Despite promises to serve a full term as prime minister of Israel’s 34th government, just days before New Year’s, Benjamin Netanyahu did what is pretty typical for the country’s political system: dissolving the Knesset (Israel’s parliament) and calling a snap election.
The vote, set for April 9, is unlikely to bring significant changes since Netanyahu’s Likud party is the favorite to win. However, the results of an investigation into corruption allegations against the prime minister might shuffle the cards.
Cracking Coalition and Tough Decisions
In the past few months, Netanyahu has been facing some hardships in his government. Mid-November, after a few days of escalating conflict with Hamas, Defense Minister Avigdor Lieberman resigned in a protest over the ceasefire in Gaza, calling it a “surrender to terrorism.” His Yisrael Beiteinu party left the coalition, leaving Netanyahu with a narrow two-seat majority in parliament. At the time, Netanyahu argued that it would be “irresponsible” to organize new elections.
Hadn’t Netanyahu dissolved the Knesset, he would have soon faced another crisis since the cracking coalition is unlikely to have unanimously agreed to pass the ultra-Orthodox enlistment into the Israeli army law, introduced in 2014. Precisely this government amended this law in 2015 and canceled all provisions for sanctions.
Nevertheless, the High Court of Justice ruled that granting most yeshiva (Orthodox Jewish college) students exemptions from conscription was unconstitutional, and with several extensions gave the government until January 14 to pass this law.
A new crisis within the coalition was inevitable since one of the ruling ultra-Orthodox parties had threatened to leave the government if the law would pass.
Indictment Case in Middle of Snap Election
The main reason for the snap election is not disagreements in the coalition but rather Netanyahu’s indictment case. In mid-December, Israeli media reported that the state prosecutor recommended the attorney general to charge Netanyahu for bribery in three separate cases.
If Netanyahu had the goal (and he certainly had) to win the next election and stay in power, he perfectly knew that it was better to do so before he faced criminal charges. A recent poll by The Jerusalem Post shows that around 51 percent of Israelis would like the prime minister to resign if the attorney general decides to indict him before the election.
Just days after these poll results were announced, Netanyahu claimed he would not give up his re-election campaign, arguing that “in a democracy, leaders are chosen through a vote, not through a partially completed legal process.”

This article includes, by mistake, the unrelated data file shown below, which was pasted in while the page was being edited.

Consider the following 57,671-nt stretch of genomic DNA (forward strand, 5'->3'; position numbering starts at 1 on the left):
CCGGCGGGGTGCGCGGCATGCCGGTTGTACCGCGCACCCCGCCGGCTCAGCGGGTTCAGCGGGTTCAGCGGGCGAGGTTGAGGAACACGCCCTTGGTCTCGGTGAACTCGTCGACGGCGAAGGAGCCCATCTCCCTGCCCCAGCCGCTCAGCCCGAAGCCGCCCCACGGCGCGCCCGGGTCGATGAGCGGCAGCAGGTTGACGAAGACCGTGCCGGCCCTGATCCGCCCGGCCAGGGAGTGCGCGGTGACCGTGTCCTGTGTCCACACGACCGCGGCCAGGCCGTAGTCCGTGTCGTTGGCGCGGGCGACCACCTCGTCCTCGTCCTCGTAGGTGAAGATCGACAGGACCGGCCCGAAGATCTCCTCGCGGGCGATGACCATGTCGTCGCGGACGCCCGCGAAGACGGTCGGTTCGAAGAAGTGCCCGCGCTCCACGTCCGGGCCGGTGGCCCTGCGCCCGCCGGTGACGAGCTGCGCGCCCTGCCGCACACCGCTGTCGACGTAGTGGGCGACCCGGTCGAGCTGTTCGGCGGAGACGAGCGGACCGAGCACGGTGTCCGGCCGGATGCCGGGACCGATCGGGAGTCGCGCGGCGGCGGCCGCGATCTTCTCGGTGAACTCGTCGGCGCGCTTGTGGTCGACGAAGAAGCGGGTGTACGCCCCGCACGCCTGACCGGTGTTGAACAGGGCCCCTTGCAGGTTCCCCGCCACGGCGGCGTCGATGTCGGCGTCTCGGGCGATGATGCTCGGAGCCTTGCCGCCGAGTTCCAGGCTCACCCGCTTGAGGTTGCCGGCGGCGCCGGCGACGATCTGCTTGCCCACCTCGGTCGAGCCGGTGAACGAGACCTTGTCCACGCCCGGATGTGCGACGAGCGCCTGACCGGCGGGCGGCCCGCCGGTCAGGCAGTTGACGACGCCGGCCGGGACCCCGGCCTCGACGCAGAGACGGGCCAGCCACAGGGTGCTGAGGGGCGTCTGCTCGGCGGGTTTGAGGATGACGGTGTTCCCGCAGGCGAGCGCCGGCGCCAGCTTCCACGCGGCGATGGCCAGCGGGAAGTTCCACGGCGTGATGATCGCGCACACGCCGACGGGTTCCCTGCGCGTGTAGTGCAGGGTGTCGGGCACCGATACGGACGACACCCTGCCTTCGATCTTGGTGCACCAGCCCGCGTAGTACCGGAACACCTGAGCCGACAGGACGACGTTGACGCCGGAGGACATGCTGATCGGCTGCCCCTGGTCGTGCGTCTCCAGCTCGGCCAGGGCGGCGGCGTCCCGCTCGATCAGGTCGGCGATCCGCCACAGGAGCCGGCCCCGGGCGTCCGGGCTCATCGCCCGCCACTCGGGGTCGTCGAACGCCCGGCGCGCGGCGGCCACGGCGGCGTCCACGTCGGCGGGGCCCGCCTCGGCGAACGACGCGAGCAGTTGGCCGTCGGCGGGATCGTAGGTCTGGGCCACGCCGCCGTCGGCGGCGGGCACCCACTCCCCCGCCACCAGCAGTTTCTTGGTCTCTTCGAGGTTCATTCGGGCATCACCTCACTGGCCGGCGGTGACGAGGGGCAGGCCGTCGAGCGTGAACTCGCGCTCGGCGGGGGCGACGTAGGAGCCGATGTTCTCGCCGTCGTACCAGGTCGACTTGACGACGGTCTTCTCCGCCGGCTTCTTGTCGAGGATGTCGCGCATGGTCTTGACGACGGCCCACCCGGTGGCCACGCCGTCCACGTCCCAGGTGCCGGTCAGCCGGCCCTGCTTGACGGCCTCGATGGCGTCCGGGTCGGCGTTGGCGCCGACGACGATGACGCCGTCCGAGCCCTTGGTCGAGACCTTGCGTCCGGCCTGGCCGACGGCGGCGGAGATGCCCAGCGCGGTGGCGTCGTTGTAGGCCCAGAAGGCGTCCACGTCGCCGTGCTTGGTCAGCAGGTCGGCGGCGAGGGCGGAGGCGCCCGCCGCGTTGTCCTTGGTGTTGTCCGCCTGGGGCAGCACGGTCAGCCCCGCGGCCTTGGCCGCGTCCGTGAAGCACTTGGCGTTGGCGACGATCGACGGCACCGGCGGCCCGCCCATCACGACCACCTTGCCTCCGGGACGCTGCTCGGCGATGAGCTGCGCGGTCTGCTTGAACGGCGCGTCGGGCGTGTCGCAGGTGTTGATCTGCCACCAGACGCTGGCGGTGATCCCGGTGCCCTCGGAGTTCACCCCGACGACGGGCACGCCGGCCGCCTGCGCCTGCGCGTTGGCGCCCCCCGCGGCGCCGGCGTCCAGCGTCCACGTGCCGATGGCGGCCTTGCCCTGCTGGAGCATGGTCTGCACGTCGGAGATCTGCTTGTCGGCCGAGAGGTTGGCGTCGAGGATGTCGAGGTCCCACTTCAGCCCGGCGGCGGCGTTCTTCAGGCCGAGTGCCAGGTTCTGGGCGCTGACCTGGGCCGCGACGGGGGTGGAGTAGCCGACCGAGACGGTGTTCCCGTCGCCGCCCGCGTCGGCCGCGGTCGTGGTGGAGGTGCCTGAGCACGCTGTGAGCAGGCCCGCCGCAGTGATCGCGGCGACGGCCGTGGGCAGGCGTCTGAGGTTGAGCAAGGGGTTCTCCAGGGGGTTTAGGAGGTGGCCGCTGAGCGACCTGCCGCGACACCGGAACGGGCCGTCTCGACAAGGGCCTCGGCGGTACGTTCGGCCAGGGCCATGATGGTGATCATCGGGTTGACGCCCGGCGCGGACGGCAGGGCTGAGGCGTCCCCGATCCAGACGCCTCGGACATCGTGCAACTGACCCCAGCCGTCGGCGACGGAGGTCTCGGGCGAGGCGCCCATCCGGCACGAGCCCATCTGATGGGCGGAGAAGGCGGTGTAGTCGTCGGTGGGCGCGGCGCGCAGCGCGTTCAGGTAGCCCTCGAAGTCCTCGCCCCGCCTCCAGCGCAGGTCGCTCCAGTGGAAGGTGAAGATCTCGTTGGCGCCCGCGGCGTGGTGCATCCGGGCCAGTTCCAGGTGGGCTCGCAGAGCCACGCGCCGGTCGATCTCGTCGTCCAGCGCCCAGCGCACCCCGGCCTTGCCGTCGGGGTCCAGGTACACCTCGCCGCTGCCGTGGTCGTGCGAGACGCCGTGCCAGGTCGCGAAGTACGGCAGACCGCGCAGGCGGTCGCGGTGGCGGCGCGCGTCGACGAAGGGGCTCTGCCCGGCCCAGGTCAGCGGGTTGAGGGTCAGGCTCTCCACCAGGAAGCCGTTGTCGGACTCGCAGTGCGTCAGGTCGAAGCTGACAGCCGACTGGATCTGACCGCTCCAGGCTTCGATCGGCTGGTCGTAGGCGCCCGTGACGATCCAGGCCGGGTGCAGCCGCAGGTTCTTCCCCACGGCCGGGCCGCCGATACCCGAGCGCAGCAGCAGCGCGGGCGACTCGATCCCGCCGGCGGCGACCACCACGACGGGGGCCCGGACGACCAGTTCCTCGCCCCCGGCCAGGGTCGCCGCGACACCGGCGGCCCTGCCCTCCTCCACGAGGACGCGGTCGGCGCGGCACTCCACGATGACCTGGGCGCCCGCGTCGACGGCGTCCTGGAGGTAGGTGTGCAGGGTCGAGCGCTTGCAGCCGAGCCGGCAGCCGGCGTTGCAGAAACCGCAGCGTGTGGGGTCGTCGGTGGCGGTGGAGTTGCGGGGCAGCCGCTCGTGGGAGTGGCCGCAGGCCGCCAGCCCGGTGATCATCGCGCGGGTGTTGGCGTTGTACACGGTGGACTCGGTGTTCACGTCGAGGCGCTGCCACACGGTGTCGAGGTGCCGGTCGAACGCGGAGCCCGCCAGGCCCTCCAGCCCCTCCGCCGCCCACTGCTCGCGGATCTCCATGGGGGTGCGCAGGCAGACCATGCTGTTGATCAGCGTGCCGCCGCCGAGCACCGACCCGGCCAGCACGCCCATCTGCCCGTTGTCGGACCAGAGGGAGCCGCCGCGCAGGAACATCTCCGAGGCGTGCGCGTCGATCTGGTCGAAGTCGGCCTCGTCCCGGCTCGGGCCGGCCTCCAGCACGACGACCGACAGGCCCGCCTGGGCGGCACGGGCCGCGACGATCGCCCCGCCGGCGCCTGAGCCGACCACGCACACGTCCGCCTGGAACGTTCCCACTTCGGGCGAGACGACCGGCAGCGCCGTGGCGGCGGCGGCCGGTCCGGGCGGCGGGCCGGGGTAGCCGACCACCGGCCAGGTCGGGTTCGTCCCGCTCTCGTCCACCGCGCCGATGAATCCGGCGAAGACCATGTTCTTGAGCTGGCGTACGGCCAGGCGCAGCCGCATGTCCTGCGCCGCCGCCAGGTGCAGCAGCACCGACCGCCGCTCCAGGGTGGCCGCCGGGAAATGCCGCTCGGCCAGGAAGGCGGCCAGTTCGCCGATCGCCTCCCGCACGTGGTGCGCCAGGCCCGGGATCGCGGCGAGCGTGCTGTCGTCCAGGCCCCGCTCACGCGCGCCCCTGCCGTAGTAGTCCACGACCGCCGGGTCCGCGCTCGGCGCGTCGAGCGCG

Earlier, Netanyahu’s Likud party warned that if the attorney general would announce his decision before the snap election, he would be attacked for interfering in the democratic political process. It is to be seen if the attorney general will give in to the pressure. Israeli media already reported that the decision is expected to be announced before the elections, sometime in February.
Likud Most Likely to Win
Even in the shadow of the corruption scandals and polls suggesting that over half of Israelis do not want Netanyahu to carry on as their prime minister, early predictions show that the Likud party will most certainly win the election. If these predictions become a reality and Netanyahu succeeds to form a government, it would be his fourth consecutive term (and fifth overall). It would make him the longest-serving prime minister since David Ben-Gurion.
Despite the corruption investigation, Netanyahu has remained incredibly popular in Israel. Many Israelis believe that only Netanyahu can protect them from Iran or terrorist attacks from Gaza. Netanyahu plays this “security card” whenever he gets the chance. For instance, during the 2015 election, he said that Israelis risk getting prime ministers “who completely prostrate themselves to any pressure,” indicating that if Israelis voted for left parties, they would seriously jeopardize their own security.
Netanyahu has proven to be a tough and strong leader, not only when it comes to foreign policy or security, but also regarding the economy. Israel’s economic growth is stable, unemployment is low, and the country welcomed a record number of tourists last year. Not many Israelis want to risk their social welfare.
Who Else if Not Netanyahu?
It is not the only reason why Netanyahu, despite all the circumstances against him, remains popular: Israelis do not see an alternative.
The strongest counterweight to Likud in the upcoming election could have been a united bloc of center-left parties. However, it looks that the center-left has lost its chance even to get close to Netanyahu’s party. The Zionist Union, a center-left political alliance that with 24 seats formed Israel’s official opposition, announced earlier this month its split due to the tensions between the leadership.
If Netanyahu faces criminal charges before the election, the vote results could be favorable to the two-personality driven centrist parties: Yesh Atid, led by the former TV personality Yair Lapid, and Kulanu, led by the former finance minister Moshe Kahlon. Israeli media speculated that Kahlon’s party can be invited to merge with Likud or at least form a coalition.
Despite all the odds, the snap election will probably not bring significant changes with Likud remaining in power. Even if Netanyahu faces charges before the elections (or after), it is very likely that he would not resign but stay in office while on trial. So, another year with Netanyahu?Disclaimer: The views and opinions expressed here are those of the author and do not necessarily reflect the editorial position of The Globe Post.